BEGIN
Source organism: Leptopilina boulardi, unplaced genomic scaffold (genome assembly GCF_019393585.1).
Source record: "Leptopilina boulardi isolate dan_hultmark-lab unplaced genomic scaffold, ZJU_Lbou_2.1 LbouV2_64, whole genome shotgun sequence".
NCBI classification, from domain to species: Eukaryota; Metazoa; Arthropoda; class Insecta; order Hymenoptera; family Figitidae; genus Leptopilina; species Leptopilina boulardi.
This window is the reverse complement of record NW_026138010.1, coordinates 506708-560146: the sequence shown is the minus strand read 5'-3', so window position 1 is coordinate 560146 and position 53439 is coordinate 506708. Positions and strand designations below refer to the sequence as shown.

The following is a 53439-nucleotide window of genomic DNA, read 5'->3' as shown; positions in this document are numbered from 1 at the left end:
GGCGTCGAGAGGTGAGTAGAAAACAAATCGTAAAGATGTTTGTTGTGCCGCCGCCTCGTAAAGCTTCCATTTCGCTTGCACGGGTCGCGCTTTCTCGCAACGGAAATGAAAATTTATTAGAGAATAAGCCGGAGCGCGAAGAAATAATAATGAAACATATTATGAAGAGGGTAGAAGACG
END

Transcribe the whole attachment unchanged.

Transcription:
Source organism: Leptopilina boulardi, unplaced genomic scaffold (genome assembly GCF_019393585.1).
Source record: "Leptopilina boulardi isolate dan_hultmark-lab unplaced genomic scaffold, ZJU_Lbou_2.1 LbouV2_64, whole genome shotgun sequence".
NCBI classification, from domain to species: Eukaryota; Metazoa; Arthropoda; class Insecta; order Hymenoptera; family Figitidae; genus Leptopilina; species Leptopilina boulardi.
This window is the reverse complement of record NW_026138010.1, coordinates 506708-560146: the sequence shown is the minus strand read 5'-3', so window position 1 is coordinate 560146 and position 53439 is coordinate 506708. Positions and strand designations below refer to the sequence as shown.

The following is a 53439-nucleotide window of genomic DNA, read 5'->3' as shown; positions in this document are numbered from 1 at the left end:
GGCGTCGAGAGGTGAGTAGAAAACAAATCGTAAAGATGTTTGTTGTGCCGCCGCCTCGTAAAGCTTCCATTTCGCTTGCACGGGTCGCGCTTTCTCGCAACGGAAATGAAAATTTATTAGAGAATAAGCCGGAGCGCGAAGAAATAATAATGAAACATATTATGAAGAGGGTAGAAGACG